Giorgione’s Sleeping Venus

The Sleeping Venus, by Italian Renaissance painter Giorgione (Giorgio da Castelfranco Barbarelli, 1477-1510), is considered by critics one of the starting points for modern art, for depicting a naked woman. The erotic innuendo of the painting, the raised arm of Venus and her left hand on her crotch emphasize the revolutionary nature of the work, which led to it being sheltered modestly for many decades, shielded from the public eye. The painting was also groundbreaking for the new use of the landscape as a frame for the goddess.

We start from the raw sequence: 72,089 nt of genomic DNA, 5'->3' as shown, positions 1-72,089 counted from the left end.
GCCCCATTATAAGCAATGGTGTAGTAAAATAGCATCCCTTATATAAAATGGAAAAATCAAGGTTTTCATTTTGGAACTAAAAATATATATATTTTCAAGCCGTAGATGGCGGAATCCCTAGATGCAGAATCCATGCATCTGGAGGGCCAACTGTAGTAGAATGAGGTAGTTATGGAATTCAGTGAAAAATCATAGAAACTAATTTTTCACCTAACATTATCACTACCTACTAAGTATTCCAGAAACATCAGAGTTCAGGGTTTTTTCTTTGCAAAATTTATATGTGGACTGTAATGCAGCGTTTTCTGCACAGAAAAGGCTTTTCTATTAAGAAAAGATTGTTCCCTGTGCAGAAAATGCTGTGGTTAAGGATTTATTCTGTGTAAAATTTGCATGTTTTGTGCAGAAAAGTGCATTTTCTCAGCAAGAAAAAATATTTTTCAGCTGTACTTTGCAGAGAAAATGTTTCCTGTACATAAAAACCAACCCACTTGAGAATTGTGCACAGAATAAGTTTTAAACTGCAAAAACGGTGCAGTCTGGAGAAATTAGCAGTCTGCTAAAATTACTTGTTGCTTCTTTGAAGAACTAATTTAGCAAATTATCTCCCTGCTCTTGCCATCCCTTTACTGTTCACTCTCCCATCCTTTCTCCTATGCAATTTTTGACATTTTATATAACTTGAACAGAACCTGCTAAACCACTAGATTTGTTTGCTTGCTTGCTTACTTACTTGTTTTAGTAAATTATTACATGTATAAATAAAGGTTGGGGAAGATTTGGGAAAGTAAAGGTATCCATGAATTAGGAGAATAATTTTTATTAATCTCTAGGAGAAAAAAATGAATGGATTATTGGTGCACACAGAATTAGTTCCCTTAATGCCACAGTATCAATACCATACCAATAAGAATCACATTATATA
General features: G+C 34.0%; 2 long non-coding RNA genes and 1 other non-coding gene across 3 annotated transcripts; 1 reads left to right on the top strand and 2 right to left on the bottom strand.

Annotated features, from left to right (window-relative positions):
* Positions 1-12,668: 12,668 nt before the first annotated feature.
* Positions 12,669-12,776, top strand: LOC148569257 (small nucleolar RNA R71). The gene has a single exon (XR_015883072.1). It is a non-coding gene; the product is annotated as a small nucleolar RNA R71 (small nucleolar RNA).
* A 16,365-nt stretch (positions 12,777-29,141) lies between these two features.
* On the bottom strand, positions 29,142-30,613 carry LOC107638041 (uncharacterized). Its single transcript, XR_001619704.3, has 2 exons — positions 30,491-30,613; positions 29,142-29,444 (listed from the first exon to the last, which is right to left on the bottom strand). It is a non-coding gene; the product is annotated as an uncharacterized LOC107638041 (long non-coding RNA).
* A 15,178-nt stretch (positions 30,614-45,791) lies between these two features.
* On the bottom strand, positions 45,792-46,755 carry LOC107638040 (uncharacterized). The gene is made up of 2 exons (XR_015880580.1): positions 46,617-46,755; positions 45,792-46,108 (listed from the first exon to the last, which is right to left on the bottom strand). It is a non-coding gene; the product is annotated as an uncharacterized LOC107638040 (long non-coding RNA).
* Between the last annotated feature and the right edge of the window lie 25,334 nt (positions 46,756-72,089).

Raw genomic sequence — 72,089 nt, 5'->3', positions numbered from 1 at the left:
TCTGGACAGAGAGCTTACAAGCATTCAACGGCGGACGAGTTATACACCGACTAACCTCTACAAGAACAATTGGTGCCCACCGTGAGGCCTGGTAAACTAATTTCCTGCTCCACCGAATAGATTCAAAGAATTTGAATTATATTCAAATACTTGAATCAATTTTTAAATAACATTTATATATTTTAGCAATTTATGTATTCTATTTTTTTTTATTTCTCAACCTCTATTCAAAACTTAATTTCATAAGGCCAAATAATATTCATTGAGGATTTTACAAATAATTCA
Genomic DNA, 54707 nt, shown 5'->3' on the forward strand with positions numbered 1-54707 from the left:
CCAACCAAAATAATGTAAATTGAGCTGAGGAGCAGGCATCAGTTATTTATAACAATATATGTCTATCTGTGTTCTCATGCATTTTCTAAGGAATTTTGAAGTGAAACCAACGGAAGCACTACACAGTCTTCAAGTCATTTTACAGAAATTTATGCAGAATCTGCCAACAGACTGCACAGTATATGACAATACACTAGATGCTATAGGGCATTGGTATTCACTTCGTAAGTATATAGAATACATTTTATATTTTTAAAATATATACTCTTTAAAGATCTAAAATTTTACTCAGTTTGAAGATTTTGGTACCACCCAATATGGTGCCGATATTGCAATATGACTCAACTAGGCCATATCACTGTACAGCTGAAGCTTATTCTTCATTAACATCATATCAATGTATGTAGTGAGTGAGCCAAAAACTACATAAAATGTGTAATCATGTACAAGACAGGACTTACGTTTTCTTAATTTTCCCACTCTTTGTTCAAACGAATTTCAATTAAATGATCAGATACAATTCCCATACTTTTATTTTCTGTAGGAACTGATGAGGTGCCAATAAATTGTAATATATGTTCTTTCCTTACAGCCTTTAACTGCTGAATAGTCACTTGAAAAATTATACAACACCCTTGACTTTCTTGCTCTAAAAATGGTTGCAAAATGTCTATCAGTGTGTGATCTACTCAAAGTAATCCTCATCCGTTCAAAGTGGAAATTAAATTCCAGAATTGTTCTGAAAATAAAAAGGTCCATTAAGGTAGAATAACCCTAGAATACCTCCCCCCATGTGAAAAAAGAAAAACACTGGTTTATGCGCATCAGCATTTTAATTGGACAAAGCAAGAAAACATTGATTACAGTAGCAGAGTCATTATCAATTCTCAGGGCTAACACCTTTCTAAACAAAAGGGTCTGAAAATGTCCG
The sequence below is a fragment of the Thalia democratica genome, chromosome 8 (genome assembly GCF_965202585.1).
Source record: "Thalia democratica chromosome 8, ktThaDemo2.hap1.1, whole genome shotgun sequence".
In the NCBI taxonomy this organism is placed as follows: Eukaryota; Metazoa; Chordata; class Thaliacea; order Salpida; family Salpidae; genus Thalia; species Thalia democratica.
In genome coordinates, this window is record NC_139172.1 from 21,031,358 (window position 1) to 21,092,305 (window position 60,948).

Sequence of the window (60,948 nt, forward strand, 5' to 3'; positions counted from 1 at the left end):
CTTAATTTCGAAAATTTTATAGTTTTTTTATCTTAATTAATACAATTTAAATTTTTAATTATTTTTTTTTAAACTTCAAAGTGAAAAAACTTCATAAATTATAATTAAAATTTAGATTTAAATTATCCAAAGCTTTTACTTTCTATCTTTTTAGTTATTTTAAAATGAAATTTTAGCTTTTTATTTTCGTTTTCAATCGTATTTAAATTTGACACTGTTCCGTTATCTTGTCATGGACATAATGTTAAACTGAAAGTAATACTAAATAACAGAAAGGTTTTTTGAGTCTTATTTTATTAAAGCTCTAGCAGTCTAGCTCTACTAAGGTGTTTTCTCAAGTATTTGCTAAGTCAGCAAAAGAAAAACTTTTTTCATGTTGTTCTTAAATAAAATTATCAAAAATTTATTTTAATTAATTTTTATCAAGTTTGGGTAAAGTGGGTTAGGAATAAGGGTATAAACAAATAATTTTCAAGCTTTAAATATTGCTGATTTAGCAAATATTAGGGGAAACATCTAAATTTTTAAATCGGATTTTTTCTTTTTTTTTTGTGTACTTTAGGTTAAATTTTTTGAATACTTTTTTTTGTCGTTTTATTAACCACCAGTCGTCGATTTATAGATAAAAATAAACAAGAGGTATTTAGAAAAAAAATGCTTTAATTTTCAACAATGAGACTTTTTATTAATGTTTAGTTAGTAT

After Giorgione’s death at only 33 years, the work was completed by Titian, who use it as a model for the famous Venus of Urbino. Titian added a cupid between Venus’ legs, certainly a tribute to Giorgione’s rebellion. But this detail was removed in the restoration work in 1800 due to its poor condition.